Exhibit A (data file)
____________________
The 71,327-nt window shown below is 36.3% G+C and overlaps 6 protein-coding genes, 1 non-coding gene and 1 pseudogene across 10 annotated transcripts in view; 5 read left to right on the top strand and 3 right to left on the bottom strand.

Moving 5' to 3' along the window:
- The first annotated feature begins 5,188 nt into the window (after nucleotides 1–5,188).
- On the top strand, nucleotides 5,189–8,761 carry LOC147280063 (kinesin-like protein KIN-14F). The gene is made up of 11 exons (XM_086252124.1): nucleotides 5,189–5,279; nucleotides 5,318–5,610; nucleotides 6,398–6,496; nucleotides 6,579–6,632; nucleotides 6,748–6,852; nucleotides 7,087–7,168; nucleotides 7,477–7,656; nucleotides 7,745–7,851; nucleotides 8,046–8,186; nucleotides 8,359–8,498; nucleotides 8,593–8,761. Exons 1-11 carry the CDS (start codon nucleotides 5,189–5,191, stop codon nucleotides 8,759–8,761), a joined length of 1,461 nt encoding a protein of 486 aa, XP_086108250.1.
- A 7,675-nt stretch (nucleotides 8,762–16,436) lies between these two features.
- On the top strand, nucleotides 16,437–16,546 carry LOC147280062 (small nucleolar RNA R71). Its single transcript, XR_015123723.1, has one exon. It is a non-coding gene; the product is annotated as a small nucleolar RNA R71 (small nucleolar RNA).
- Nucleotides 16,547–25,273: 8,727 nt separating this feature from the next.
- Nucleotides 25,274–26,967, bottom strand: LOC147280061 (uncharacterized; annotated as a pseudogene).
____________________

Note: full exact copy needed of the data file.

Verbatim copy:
The 71,327-nt window shown below is 36.3% G+C and overlaps 6 protein-coding genes, 1 non-coding gene and 1 pseudogene across 10 annotated transcripts in view; 5 read left to right on the top strand and 3 right to left on the bottom strand.

Moving 5' to 3' along the window:
- The first annotated feature begins 5,188 nt into the window (after nucleotides 1–5,188).
- On the top strand, nucleotides 5,189–8,761 carry LOC147280063 (kinesin-like protein KIN-14F). The gene is made up of 11 exons (XM_086252124.1): nucleotides 5,189–5,279; nucleotides 5,318–5,610; nucleotides 6,398–6,496; nucleotides 6,579–6,632; nucleotides 6,748–6,852; nucleotides 7,087–7,168; nucleotides 7,477–7,656; nucleotides 7,745–7,851; nucleotides 8,046–8,186; nucleotides 8,359–8,498; nucleotides 8,593–8,761. Exons 1-11 carry the CDS (start codon nucleotides 5,189–5,191, stop codon nucleotides 8,759–8,761), a joined length of 1,461 nt encoding a protein of 486 aa, XP_086108250.1.
- A 7,675-nt stretch (nucleotides 8,762–16,436) lies between these two features.
- On the top strand, nucleotides 16,437–16,546 carry LOC147280062 (small nucleolar RNA R71). Its single transcript, XR_015123723.1, has one exon. It is a non-coding gene; the product is annotated as a small nucleolar RNA R71 (small nucleolar RNA).
- Nucleotides 16,547–25,273: 8,727 nt separating this feature from the next.
- Nucleotides 25,274–26,967, bottom strand: LOC147280061 (uncharacterized; annotated as a pseudogene).